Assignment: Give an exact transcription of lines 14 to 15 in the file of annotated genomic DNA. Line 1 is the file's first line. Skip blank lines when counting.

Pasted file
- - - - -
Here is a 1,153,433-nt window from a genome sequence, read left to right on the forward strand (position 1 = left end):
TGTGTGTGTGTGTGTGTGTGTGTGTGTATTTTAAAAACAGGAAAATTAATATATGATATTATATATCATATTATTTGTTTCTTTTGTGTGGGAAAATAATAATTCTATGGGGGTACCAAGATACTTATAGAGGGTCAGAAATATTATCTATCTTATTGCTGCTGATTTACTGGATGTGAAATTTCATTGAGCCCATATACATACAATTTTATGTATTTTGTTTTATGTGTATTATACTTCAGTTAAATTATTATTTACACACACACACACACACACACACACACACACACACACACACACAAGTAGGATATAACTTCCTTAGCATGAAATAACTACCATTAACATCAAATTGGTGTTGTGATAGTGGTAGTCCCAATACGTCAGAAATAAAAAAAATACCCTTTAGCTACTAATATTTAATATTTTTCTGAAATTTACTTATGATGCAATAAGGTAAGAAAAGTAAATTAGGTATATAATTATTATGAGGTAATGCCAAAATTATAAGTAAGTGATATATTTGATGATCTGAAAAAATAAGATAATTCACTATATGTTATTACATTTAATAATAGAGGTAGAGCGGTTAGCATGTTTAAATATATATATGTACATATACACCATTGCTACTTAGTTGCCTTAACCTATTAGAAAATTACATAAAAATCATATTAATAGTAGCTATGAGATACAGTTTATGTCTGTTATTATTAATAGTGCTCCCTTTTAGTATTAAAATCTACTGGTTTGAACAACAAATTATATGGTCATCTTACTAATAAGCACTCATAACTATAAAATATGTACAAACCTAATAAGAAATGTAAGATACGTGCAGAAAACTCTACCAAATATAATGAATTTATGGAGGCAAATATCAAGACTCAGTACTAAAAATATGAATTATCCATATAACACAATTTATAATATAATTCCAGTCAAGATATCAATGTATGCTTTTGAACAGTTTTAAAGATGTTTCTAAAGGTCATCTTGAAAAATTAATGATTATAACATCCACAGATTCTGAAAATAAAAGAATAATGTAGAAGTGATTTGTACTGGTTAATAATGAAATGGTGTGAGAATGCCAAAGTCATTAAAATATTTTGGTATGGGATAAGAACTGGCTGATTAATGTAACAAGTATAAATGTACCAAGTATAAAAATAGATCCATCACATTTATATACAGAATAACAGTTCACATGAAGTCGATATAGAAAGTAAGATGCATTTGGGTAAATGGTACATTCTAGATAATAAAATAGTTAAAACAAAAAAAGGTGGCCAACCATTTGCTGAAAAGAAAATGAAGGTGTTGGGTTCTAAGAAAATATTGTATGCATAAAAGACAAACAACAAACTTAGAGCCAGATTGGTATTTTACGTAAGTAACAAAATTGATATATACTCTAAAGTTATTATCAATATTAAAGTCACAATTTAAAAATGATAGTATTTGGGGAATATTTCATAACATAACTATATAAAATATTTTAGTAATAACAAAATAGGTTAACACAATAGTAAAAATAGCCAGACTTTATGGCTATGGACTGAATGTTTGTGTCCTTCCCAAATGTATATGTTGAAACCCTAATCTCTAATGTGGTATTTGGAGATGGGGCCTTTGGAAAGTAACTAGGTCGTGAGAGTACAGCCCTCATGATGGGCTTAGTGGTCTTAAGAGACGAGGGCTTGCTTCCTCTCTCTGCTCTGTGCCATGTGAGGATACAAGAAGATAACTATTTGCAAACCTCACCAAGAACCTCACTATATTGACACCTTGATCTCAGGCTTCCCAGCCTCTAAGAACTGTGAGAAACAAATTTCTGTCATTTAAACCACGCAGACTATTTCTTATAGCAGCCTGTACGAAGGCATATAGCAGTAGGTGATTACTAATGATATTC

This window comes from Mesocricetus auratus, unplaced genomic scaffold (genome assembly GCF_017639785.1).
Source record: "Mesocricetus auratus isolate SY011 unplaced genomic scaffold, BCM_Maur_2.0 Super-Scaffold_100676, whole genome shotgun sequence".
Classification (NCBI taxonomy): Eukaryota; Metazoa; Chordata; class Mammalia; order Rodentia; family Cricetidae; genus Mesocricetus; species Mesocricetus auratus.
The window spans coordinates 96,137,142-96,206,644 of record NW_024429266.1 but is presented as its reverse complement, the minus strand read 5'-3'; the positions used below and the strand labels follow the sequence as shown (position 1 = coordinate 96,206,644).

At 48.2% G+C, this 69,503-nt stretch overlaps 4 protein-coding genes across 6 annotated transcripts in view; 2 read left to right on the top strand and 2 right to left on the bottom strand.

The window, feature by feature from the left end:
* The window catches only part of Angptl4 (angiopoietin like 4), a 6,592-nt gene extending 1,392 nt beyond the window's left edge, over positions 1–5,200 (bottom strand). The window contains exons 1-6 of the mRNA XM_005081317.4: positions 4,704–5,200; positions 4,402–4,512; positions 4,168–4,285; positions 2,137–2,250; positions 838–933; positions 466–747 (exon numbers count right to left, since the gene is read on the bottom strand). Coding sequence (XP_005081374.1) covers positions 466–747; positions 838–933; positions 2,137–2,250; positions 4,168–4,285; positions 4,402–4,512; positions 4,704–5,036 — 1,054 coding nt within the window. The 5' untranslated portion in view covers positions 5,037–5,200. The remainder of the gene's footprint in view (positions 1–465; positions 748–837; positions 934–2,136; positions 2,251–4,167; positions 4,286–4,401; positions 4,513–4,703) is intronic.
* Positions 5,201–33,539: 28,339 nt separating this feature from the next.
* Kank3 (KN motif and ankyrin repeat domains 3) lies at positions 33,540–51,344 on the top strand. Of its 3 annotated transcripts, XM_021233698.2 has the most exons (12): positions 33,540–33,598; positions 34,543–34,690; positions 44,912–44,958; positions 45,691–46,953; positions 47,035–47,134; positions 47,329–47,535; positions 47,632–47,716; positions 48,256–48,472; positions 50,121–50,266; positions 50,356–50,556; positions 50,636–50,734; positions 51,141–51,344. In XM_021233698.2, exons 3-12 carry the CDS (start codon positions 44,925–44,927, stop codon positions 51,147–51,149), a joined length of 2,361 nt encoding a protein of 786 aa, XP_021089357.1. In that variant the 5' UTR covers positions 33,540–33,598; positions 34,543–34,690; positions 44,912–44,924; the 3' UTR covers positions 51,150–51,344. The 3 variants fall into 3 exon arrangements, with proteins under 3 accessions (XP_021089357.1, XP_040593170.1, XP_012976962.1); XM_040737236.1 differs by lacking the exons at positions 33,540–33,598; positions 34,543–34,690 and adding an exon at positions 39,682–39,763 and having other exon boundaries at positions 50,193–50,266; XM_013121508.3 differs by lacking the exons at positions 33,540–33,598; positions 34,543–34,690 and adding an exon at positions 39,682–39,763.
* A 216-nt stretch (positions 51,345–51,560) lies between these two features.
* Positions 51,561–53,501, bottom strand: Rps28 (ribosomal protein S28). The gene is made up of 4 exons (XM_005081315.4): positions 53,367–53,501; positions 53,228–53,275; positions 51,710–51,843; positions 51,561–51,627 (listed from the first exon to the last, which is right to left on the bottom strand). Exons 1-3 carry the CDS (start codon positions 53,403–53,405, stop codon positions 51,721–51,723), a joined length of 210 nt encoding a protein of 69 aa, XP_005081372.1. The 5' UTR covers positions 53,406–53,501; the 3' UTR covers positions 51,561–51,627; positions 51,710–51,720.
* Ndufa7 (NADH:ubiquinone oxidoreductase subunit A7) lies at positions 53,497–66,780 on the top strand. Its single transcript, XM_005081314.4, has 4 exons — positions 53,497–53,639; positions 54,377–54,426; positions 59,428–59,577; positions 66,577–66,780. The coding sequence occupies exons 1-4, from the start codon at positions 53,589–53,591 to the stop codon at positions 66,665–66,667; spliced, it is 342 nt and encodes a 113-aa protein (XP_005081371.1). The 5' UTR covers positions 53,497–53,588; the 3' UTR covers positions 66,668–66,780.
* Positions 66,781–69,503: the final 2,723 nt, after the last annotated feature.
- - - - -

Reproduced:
* Ndufa7 (NADH:ubiquinone oxidoreductase subunit A7) lies at positions 53,497–66,780 on the top strand. Its single transcript, XM_005081314.4, has 4 exons — positions 53,497–53,639; positions 54,377–54,426; positions 59,428–59,577; positions 66,577–66,780. The coding sequence occupies exons 1-4, from the start codon at positions 53,589–53,591 to the stop codon at positions 66,665–66,667; spliced, it is 342 nt and encodes a 113-aa protein (XP_005081371.1). The 5' UTR covers positions 53,497–53,588; the 3' UTR covers positions 66,668–66,780.
* Positions 66,781–69,503: the final 2,723 nt, after the last annotated feature.